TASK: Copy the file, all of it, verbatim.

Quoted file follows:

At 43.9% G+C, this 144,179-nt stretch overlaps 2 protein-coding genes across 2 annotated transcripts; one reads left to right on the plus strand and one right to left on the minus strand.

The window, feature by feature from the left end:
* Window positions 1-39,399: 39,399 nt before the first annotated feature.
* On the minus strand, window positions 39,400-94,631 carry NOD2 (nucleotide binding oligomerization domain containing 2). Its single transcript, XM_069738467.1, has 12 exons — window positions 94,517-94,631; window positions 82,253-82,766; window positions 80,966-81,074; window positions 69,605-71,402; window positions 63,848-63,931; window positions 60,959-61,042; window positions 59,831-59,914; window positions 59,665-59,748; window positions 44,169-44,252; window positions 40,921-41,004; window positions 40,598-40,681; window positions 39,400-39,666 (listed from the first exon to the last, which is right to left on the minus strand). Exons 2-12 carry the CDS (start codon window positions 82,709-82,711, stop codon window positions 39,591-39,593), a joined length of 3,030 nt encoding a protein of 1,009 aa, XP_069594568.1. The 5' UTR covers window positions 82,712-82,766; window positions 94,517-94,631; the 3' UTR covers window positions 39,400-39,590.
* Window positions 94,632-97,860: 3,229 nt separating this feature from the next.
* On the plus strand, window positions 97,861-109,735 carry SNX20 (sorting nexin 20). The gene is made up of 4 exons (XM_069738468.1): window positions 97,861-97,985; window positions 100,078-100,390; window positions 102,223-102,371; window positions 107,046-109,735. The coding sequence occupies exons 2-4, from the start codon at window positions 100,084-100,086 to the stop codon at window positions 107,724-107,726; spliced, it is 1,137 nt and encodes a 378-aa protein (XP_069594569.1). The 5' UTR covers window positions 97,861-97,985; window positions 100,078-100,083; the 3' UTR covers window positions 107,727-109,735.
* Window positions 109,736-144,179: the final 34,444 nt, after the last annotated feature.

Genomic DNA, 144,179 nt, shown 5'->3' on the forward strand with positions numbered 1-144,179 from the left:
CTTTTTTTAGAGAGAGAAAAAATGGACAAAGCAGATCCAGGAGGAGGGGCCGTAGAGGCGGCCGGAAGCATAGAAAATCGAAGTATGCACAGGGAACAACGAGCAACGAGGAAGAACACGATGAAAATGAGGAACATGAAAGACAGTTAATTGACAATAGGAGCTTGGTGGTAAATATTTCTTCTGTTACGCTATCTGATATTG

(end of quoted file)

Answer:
At 43.9% G+C, this 144,179-nt stretch overlaps 2 protein-coding genes across 2 annotated transcripts; one reads left to right on the plus strand and one right to left on the minus strand.

The window, feature by feature from the left end:
* Window positions 1-39,399: 39,399 nt before the first annotated feature.
* On the minus strand, window positions 39,400-94,631 carry NOD2 (nucleotide binding oligomerization domain containing 2). Its single transcript, XM_069738467.1, has 12 exons — window positions 94,517-94,631; window positions 82,253-82,766; window positions 80,966-81,074; window positions 69,605-71,402; window positions 63,848-63,931; window positions 60,959-61,042; window positions 59,831-59,914; window positions 59,665-59,748; window positions 44,169-44,252; window positions 40,921-41,004; window positions 40,598-40,681; window positions 39,400-39,666 (listed from the first exon to the last, which is right to left on the minus strand). Exons 2-12 carry the CDS (start codon window positions 82,709-82,711, stop codon window positions 39,591-39,593), a joined length of 3,030 nt encoding a protein of 1,009 aa, XP_069594568.1. The 5' UTR covers window positions 82,712-82,766; window positions 94,517-94,631; the 3' UTR covers window positions 39,400-39,590.
* Window positions 94,632-97,860: 3,229 nt separating this feature from the next.
* On the plus strand, window positions 97,861-109,735 carry SNX20 (sorting nexin 20). The gene is made up of 4 exons (XM_069738468.1): window positions 97,861-97,985; window positions 100,078-100,390; window positions 102,223-102,371; window positions 107,046-109,735. The coding sequence occupies exons 2-4, from the start codon at window positions 100,084-100,086 to the stop codon at window positions 107,724-107,726; spliced, it is 1,137 nt and encodes a 378-aa protein (XP_069594569.1). The 5' UTR covers window positions 97,861-97,985; window positions 100,078-100,083; the 3' UTR covers window positions 107,727-109,735.
* Window positions 109,736-144,179: the final 34,444 nt, after the last annotated feature.

Genomic DNA, 144,179 nt, shown 5'->3' on the forward strand with positions numbered 1-144,179 from the left:
CTTTTTTTAGAGAGAGAAAAAATGGACAAAGCAGATCCAGGAGGAGGGGCCGTAGAGGCGGCCGGAAGCATAGAAAATCGAAGTATGCACAGGGAACAACGAGCAACGAGGAAGAACACGATGAAAATGAGGAACATGAAAGACAGTTAATTGACAATAGGAGCTTGGTGGTAAATATTTCTTCTGTTACGCTATCTGATATTG